By: Joyce Chen
A back-to-basics retreat to a sunny Thai island sounds like an idyllic break. For Christopher O’Hare and Gabriella Gatrix, however, it is the longest pit-stop they have taken since setting out from The Nightingale Center in Manchester, England two years ago.
As hardy adventurers, their goal was to cycle more than 100,000 km across all seven continents to raise awareness for the charity Prevent Breast Cancer. Now, with the sudden clampdown on borders due to the Covid-19 pandemic, the couple has instead found themselves on tiny Phi Phi Island in Southern Thailand, where the only other inhabitants are a family of around 30 sea gypsies.
They have had to provide for themselves, fishing from the sea and fetching freshwater from the sea gypsies’ wells, then sleeping in a tent inside a cave at night. Nonetheless, the couple have adapted quickly, stating that “We are both very well, and in a safe area living from our tent on the beach, we are able to find fresh fruit and catch fish, we will be staying here until the situation improves and borders open.”
Thai authorities announced at the end of April that the emergency decree and nationwide lockdown that was scheduled to end on April 30 would be extended until May 31, with a nightly curfew in place and interprovincial travel remaining limited.
It isn’t just Chris and Gabs who are stranded. Others – millions of refugees, for instance, have found themselves marooned in far worse conditions. At the other end of the spectrum is a former strategist with an international investment bank, who prefers not to be named, but who has been trapped in a luxury resort in Bali since January 24. He and his wife are the only guests. The resort staff cater only to them. They can’t leave until the airport at Denpasar opens – on June 16. His biggest problem, he says, is trying to get in his daily swim before it clouds up. Chris and Gabs, on the other hand, have to swim for fish for their dinner.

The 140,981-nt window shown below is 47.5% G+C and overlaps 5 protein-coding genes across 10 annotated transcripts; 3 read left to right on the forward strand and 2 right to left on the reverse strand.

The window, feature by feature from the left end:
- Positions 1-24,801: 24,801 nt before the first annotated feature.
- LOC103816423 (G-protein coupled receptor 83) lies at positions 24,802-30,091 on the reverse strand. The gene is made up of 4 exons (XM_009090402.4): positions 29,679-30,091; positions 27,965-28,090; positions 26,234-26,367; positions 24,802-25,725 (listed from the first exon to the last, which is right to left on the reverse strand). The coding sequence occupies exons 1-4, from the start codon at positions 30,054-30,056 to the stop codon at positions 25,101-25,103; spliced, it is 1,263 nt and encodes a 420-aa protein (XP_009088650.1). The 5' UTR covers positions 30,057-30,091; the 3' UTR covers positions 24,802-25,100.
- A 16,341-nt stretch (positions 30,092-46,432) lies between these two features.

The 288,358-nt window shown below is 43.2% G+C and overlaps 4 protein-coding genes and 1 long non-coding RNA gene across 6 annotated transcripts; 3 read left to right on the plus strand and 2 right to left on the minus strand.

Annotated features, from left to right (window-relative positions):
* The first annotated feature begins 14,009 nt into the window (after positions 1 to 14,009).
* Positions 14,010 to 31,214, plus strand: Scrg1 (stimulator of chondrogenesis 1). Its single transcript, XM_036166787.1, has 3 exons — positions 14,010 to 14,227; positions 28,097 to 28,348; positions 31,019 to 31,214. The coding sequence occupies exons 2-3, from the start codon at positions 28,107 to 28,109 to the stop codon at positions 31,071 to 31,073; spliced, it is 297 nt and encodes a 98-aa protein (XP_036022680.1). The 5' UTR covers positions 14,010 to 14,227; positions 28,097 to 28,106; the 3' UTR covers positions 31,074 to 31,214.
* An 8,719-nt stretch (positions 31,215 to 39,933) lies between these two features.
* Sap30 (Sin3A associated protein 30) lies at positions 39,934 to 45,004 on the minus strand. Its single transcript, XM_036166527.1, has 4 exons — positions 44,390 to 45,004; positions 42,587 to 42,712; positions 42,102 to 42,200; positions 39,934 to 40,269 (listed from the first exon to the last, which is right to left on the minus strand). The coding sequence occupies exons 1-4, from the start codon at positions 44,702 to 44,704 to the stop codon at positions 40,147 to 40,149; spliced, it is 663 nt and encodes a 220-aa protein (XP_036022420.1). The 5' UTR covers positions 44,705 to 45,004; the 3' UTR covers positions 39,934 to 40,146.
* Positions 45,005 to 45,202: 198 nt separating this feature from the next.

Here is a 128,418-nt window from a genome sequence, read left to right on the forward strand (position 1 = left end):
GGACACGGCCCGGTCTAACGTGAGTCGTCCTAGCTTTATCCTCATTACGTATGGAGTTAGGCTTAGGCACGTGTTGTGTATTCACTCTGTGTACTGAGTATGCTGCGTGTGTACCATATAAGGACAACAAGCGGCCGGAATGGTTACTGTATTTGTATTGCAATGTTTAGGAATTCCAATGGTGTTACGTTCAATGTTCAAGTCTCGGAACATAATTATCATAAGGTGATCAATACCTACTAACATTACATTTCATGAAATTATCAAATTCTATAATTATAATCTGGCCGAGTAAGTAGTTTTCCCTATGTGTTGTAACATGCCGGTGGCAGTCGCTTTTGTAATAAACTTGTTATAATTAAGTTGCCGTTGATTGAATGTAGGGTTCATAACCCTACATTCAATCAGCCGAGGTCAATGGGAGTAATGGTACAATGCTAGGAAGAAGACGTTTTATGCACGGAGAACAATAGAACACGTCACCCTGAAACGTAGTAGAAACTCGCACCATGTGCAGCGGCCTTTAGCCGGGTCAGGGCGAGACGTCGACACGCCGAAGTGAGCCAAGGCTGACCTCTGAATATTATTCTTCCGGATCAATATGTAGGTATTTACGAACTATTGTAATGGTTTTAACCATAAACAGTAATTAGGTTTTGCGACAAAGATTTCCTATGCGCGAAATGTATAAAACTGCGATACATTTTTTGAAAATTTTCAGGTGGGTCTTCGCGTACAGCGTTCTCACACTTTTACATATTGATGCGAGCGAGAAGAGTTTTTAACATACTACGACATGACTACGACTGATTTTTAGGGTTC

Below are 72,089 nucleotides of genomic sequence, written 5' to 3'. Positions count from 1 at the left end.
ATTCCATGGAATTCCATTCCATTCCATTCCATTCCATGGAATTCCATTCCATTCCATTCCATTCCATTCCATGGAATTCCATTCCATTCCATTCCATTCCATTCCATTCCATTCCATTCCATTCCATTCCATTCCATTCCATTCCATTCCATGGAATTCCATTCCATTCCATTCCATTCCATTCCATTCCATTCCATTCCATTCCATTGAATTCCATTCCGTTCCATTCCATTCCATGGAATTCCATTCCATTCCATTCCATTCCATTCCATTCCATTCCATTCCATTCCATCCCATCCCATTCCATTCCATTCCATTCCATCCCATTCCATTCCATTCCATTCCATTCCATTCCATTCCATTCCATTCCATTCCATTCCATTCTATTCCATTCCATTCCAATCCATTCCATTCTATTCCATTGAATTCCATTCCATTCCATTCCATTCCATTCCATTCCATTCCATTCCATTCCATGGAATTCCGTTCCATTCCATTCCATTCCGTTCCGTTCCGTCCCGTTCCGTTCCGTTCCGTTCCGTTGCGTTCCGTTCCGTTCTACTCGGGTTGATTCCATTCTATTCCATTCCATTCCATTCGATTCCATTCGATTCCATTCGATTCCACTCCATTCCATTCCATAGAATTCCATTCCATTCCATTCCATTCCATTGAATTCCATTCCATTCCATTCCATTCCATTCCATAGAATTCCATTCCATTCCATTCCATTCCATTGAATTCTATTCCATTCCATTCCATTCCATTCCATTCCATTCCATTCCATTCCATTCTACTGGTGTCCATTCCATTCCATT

But the cause for which they have already cycled 21,300 km across 27 countries, Prevent Breast Cancer, is in jeopardy due to the coronavirus crisis. With a quarter of the UK workforce furloughed, what little money people can afford to spare on donations overwhelmingly goes to COVID Emergency Response causes.
Furthermore, most fundraising events will be put on hold so long as social distancing rules are in place. These include galas, marathons, concerts and more, which are the main source of donations for many small charities. Prevent Breast Cancer has previously raised over £1million towards the prediction and prevention of breast cancer via events such as cycling, running, and walking to Everest Base Camp, but indefinitely can no longer organize such fundraisers.
The UK is nearly reaching a tipping point where the inadvertent deaths and economic turmoil caused by lockdown may outweigh the theoretical damage should restrictions be lifted. Cancer patients, in particular, have been hit hard by the crisis, as patients are less likely to go in for routine check-ups or treatment for fear of contracting the virus at a hospital.
Prevent Breast Cancer’s motto is “Predict – Prevent – Protect”, as early detection is crucial to reduce the fatal risk of cancer. However, Chris says that recently ‘women are afraid to visit their breast clinic… even when they have early signs of breast cancer’. As Gabs only discovered that she had breast cancer from a preventive consultation, the couple is extremely concerned about the lack of check-ups leading to fewer early diagnoses.
With so many cancer patients at risk, Chris and Gabs are frustrated that ‘over the past few months we haven’t received any new donations’, but vow that ‘we shall continue, no matter how difficult, as just flying the flag can save lives – we’ve had some ladies tell us that they found a lump in their breast, but weren’t going to do anything about it until they read out website… they then got referred to a breast clinic and caught it early! Even if we save only one life, it’s worth it.’
Once neighboring borders reopen, Chris and Gabs plan to continue on through Malaysia, Indonesia and Papua New Guinea. Even if they manage to complete their journey in the originally planned seven years, the pandemic may drastically decrease the funds for such life-saving charity-work. Chris worries that ‘this amazing charity, the only charity in the UK whose main focus is the prevention of breast cancer, will no longer exist because of the coronavirus. This is a charity that has saved Gabriella’s life and many, many more.’ His words serve as a stark reminder of the unseen victims of the coronavirus.
Please donate to Prevent Breast Cancer here to fund crucial research into breast cancer and support Chris and Gabs’ incredible world cycling tour, which you can follow here.
Joyce Chen is an Asia Sentinel intern